Liverpool have rejected a £40,000,001 bid by Arsenal for striker Luis Suarez.
It is understood Arsenal made the unusual bid believing that a figure of over £40m would trigger a release clause in Suarez's contract.
The Reds had previously turned down a £30million bid from Arsenal, rising to £35m with add-ons.
Liverpool insist there is no £40m release clause. An offer exceeding that figure means that club officials are duty bound to inform the striker of the bid.
Liverpool manager Brendan Rodgers will apparently discuss Arsenal's offer with Suarez following the club's friendly with Melbourne Victory at the MCG on Wednesday.
What do you think they're smoking over there at Emirates?— John W. Henry (@John_W_Henry) July 24, 2013
The Uruguay international is set to make his first appearance for the Reds this summer in the friendly against Melbourne Victory today.
He jetted to Australia on Sunday after being allowed to take extended leave following his involvement with his country in the Confederations Cup.
While he was away, the 26-year-old spoke about the attraction of Real Madrid, and his agent Pere Guardiola has told Liverpool the player wants to play in the Champions League but will not try to force through a move.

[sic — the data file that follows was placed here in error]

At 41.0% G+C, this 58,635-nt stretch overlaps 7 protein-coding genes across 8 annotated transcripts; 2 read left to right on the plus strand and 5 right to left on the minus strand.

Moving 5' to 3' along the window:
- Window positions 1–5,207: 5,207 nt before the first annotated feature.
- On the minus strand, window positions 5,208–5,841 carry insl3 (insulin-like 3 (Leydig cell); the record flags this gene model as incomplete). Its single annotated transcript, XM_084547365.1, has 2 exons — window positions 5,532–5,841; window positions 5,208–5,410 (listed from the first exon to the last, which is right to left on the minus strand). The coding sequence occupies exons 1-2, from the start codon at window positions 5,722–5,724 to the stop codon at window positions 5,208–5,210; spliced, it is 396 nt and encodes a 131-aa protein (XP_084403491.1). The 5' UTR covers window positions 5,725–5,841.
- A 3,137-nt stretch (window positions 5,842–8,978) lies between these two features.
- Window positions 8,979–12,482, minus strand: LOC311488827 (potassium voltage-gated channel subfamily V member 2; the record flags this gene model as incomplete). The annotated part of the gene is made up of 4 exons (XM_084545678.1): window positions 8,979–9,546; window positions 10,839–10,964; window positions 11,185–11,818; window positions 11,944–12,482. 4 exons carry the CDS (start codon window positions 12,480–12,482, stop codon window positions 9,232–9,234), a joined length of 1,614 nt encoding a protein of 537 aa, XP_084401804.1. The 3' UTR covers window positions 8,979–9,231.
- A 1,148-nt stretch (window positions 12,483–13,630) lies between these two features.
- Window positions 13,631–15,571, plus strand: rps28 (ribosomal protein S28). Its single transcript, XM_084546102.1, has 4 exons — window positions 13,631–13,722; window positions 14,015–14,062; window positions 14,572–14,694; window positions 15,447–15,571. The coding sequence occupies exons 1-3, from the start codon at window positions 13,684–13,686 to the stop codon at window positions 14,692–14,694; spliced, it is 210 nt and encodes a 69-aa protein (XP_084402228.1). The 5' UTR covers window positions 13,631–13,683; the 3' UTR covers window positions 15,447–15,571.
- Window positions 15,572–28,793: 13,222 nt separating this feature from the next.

Suarez has been frequently linked with Arsenal, whose biggest spend on a player is the £15million they paid to Zenit St Petersburg for Andrey Arshavin in 2009.
By exceeding the £40million mark, Arsenal's offer means Liverpool have to inform Suarez. Manager Brendan Rodgers has said he "very much" expects the star man to be with the club come the start of the season.
Rodgers said yesterday: "There's been a lot of speculation over the course of the close season but the reality is that he's a player who is very much valued at Liverpool.
"And unless there's any sort of offer that comes in that's anywhere near his value, there's nothing to consider. We haven't had that."
Asked what that value was, Rodgers said: "I didn't say we would sell him. I said that every player has a value and a worth. Doesn't mean you've got to sell them."